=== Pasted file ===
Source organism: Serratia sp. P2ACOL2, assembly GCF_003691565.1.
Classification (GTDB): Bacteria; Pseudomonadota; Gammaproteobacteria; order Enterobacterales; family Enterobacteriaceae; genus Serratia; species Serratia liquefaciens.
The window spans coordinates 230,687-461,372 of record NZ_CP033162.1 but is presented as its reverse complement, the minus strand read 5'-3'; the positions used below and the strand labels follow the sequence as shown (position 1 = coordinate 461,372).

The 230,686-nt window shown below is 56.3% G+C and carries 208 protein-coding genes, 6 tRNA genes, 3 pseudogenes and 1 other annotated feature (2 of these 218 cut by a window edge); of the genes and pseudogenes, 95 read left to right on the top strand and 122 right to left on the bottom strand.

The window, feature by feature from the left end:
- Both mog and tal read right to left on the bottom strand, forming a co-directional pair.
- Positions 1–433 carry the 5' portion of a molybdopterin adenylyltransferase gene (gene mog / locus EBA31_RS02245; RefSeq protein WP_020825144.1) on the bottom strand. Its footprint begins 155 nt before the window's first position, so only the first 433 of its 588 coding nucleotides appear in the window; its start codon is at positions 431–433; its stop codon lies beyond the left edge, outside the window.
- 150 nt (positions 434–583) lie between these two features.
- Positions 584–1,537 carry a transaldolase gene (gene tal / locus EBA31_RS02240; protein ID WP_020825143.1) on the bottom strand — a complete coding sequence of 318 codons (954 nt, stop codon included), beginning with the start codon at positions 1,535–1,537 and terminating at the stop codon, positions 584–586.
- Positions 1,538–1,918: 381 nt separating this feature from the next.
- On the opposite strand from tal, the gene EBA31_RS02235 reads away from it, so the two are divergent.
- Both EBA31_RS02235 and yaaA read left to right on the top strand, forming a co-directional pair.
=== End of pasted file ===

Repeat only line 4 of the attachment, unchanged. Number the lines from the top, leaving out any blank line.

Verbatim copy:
The 230,686-nt window shown below is 56.3% G+C and carries 208 protein-coding genes, 6 tRNA genes, 3 pseudogenes and 1 other annotated feature (2 of these 218 cut by a window edge); of the genes and pseudogenes, 95 read left to right on the top strand and 122 right to left on the bottom strand.